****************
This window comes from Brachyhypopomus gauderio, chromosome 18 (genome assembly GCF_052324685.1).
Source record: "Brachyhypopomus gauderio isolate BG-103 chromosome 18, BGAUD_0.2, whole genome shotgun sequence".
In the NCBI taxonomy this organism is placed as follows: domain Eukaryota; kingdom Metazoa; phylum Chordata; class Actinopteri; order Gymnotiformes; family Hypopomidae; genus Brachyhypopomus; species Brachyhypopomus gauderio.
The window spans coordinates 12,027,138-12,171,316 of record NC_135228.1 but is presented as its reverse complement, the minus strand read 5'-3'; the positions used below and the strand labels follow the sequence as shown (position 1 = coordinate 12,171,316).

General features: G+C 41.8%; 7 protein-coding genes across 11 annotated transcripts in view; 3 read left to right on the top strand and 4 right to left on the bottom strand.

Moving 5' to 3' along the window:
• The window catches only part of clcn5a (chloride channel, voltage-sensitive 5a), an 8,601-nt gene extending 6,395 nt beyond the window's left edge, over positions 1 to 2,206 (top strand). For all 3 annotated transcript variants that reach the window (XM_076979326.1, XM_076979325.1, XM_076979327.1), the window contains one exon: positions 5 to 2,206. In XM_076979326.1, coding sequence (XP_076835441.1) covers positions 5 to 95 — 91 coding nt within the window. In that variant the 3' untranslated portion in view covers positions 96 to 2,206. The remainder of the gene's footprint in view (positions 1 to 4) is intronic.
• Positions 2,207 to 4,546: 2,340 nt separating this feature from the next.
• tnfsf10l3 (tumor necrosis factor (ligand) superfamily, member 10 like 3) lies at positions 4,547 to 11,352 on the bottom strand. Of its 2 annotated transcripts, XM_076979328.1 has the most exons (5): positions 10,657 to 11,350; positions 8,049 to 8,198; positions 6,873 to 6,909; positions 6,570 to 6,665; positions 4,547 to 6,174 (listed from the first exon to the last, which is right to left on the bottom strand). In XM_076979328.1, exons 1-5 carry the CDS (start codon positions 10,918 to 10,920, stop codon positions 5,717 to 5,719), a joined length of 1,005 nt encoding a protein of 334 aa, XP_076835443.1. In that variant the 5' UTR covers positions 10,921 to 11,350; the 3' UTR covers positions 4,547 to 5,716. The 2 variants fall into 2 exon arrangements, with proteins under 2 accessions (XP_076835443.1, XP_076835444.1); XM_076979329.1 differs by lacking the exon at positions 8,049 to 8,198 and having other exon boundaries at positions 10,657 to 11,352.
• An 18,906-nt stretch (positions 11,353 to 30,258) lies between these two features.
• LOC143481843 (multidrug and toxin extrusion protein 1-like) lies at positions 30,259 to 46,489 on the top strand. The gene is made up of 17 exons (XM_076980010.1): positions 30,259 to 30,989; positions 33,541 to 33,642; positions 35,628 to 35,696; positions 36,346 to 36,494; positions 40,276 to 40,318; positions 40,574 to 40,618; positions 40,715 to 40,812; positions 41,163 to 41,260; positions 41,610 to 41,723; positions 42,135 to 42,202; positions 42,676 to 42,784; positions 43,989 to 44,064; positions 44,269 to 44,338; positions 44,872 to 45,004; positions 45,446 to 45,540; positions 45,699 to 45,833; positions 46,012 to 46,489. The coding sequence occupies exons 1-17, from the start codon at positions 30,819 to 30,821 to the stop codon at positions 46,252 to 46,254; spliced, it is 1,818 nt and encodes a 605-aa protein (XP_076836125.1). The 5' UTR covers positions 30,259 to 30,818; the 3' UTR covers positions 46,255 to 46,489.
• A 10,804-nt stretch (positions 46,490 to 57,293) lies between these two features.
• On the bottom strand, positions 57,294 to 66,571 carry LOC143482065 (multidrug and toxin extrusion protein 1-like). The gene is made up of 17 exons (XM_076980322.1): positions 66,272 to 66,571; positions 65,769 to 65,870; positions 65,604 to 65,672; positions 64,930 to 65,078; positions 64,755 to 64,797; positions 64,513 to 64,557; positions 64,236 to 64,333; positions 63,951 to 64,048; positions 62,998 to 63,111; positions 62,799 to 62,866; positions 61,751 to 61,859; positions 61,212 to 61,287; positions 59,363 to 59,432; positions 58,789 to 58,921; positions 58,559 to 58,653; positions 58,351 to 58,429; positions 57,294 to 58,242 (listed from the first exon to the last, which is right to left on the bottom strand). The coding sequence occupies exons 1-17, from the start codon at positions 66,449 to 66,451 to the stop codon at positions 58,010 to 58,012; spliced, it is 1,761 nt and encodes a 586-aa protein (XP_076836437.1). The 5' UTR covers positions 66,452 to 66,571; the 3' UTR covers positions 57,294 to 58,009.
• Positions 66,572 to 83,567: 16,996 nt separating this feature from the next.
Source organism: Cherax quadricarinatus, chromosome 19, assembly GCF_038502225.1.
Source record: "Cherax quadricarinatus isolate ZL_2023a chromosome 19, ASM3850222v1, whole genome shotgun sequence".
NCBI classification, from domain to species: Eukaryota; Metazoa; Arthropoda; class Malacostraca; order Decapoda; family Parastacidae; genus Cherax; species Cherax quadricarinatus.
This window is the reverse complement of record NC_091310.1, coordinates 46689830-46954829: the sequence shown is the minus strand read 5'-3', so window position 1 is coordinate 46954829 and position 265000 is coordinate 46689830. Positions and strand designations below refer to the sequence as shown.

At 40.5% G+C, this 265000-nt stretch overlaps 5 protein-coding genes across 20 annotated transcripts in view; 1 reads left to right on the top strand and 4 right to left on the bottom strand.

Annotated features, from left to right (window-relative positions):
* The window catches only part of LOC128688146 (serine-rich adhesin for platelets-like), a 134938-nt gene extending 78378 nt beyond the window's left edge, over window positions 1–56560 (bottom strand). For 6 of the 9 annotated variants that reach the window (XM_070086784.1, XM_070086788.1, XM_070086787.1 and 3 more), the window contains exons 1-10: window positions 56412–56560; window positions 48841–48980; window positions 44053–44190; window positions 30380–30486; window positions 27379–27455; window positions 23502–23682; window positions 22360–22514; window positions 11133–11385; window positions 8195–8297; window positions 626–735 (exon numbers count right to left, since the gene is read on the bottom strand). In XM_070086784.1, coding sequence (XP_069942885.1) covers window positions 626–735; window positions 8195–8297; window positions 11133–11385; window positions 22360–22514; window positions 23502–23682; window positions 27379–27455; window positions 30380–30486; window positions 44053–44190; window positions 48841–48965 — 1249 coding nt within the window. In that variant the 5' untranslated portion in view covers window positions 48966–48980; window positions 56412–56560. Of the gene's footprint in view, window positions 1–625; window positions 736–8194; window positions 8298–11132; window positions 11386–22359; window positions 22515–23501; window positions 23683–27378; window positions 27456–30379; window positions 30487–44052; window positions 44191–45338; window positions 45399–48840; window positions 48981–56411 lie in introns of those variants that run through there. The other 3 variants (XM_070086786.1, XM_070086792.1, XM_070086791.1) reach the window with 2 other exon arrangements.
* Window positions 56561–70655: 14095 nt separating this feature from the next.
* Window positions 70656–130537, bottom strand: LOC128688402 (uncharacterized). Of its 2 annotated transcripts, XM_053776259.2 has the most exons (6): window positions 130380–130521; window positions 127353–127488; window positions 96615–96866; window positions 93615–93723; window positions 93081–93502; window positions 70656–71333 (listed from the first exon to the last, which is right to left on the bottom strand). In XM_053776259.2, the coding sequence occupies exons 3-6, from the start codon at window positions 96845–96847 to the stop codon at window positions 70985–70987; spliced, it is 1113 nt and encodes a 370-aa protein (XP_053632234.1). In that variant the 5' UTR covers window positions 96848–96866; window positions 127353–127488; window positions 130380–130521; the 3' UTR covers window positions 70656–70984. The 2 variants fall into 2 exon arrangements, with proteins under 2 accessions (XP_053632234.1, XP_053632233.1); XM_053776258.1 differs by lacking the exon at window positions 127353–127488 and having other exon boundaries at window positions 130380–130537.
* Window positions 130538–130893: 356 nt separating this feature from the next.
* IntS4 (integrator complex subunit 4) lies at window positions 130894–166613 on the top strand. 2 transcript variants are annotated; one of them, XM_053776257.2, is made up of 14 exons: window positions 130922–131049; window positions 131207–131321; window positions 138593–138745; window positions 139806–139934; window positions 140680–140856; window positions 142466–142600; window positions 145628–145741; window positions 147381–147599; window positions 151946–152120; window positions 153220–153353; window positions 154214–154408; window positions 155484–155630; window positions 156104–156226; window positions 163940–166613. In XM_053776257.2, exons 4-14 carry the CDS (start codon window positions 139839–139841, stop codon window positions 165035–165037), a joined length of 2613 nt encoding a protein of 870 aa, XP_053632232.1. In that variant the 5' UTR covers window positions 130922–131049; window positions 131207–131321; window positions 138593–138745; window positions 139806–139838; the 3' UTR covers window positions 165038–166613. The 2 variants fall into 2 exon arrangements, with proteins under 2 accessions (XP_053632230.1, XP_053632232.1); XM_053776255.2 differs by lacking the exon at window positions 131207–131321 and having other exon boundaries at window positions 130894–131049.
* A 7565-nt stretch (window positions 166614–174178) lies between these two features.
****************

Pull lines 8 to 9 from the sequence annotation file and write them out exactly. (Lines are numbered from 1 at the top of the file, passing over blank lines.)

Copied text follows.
• Positions 2,207 to 4,546: 2,340 nt separating this feature from the next.
• tnfsf10l3 (tumor necrosis factor (ligand) superfamily, member 10 like 3) lies at positions 4,547 to 11,352 on the bottom strand. Of its 2 annotated transcripts, XM_076979328.1 has the most exons (5): positions 10,657 to 11,350; positions 8,049 to 8,198; positions 6,873 to 6,909; positions 6,570 to 6,665; positions 4,547 to 6,174 (listed from the first exon to the last, which is right to left on the bottom strand). In XM_076979328.1, exons 1-5 carry the CDS (start codon positions 10,918 to 10,920, stop codon positions 5,717 to 5,719), a joined length of 1,005 nt encoding a protein of 334 aa, XP_076835443.1. In that variant the 5' UTR covers positions 10,921 to 11,350; the 3' UTR covers positions 4,547 to 5,716. The 2 variants fall into 2 exon arrangements, with proteins under 2 accessions (XP_076835443.1, XP_076835444.1); XM_076979329.1 differs by lacking the exon at positions 8,049 to 8,198 and having other exon boundaries at positions 10,657 to 11,352.